The press release you issued for this exhibition is layered thick with long sentences and vague statements, it seems like a stream of consciousness, where the conclusion has no apparent relation with the beginning, I quote “What ends up in the exhibition space are things that look like artworks—aesthetic objects of blended image and language with the suggestion of meaning—though unpoliced in a maneuver, perhaps, of intellectual objectification“. Can you elaborate?
Ha! That’s an accurate analysis of the language, yes…. We are kind of delusional and stoopid in our investigation of this topic. But that has been a strategy of ours, instead of providing clear answers and try to seem really smart and together, we would rather want to swim in the detritus of the art world, again combined with the fashion and philosophy worlds. The material presented in Miami will look pretty weird and we also wanted the press release to have an air of incongruence to it, while still touching upon some of the cornerstones of the project.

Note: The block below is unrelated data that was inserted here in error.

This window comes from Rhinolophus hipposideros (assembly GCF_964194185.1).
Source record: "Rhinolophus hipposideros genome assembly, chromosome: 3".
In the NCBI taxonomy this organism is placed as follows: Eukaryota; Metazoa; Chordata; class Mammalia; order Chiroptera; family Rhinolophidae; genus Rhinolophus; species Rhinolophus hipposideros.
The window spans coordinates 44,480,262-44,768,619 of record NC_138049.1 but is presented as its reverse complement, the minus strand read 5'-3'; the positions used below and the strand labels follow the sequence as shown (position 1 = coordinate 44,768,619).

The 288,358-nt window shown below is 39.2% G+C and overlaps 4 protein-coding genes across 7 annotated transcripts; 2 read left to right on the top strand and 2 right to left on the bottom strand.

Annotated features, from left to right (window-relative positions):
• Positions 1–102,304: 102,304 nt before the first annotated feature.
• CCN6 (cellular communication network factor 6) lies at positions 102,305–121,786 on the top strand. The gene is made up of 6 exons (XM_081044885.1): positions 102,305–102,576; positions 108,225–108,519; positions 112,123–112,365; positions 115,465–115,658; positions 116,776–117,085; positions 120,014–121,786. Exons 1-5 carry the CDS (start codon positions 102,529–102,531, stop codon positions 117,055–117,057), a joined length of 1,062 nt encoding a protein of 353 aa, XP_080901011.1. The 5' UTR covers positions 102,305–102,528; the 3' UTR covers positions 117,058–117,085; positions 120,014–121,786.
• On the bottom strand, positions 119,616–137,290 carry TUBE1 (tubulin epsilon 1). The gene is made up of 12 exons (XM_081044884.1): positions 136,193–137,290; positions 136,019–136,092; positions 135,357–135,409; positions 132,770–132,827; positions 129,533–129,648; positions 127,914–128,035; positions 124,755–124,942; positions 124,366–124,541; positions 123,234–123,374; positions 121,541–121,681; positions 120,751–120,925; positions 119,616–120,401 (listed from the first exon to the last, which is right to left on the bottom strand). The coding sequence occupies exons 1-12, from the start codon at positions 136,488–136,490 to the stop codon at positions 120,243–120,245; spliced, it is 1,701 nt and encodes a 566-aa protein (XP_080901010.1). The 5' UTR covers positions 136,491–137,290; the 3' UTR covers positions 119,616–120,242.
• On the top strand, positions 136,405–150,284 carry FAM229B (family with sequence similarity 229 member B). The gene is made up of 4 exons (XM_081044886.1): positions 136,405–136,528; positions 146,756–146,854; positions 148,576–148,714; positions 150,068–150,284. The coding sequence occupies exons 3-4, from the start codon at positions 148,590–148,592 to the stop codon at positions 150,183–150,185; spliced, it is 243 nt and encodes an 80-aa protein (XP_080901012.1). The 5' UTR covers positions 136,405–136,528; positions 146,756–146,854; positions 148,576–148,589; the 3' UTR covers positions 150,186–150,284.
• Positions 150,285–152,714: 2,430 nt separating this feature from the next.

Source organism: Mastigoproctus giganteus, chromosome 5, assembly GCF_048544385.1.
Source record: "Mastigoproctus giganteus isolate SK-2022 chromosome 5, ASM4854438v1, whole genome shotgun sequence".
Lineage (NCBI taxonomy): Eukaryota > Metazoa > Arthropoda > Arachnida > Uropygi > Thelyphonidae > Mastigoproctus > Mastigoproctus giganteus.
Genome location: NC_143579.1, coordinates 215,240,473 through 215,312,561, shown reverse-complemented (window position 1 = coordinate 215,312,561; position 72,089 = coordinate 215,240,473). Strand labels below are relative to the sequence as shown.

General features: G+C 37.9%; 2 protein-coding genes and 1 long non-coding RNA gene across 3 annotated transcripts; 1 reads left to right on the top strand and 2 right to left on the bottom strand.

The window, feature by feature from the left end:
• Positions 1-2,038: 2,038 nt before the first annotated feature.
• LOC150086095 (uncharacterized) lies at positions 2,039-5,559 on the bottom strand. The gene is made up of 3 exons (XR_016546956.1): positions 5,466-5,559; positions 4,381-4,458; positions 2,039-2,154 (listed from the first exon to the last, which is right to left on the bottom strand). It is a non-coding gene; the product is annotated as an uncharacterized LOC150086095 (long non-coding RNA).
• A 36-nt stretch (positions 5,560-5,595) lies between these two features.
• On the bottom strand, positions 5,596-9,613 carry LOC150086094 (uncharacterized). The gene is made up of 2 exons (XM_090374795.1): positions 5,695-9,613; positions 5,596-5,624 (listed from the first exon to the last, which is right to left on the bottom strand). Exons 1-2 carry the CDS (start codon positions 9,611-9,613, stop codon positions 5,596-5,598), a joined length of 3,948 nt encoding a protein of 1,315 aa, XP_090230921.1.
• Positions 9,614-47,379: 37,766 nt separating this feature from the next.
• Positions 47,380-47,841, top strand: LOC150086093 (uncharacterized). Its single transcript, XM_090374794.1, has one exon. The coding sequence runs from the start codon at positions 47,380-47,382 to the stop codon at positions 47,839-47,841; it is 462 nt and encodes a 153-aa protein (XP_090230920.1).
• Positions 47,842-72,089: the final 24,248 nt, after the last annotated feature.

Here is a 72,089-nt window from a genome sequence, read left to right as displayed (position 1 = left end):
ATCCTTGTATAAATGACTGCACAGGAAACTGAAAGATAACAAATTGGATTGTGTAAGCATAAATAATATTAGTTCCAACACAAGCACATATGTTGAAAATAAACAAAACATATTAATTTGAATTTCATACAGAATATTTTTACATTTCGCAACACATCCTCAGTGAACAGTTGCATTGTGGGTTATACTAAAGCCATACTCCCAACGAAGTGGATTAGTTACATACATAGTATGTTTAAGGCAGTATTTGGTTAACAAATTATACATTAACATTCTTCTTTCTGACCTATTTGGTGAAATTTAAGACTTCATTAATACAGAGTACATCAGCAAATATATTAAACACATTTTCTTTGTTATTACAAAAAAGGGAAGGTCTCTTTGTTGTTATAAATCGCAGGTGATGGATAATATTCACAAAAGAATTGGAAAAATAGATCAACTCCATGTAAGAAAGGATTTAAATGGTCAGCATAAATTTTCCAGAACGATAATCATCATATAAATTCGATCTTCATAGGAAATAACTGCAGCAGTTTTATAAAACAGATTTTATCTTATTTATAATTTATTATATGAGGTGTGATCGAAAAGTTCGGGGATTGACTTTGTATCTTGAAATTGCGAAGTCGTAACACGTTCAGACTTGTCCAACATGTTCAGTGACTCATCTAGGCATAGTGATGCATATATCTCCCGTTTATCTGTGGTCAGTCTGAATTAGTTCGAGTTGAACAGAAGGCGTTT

You begin your press release with a question, and I will simply return it; What does it mean to have a Luxury Face, or a blue-chip investment face?
– Play ball! A Luxury Face, in my mind, is the face that will be good enough for a luxury brand. It is a money making face and it has a certain surface value. And then you have the idea of blue-chip, the leaders in the industry, trusted investments, and what the face of such a company would look like, what models would they cast, and we are interested in the appearance of these faces, and how they can also be transferred to the art world.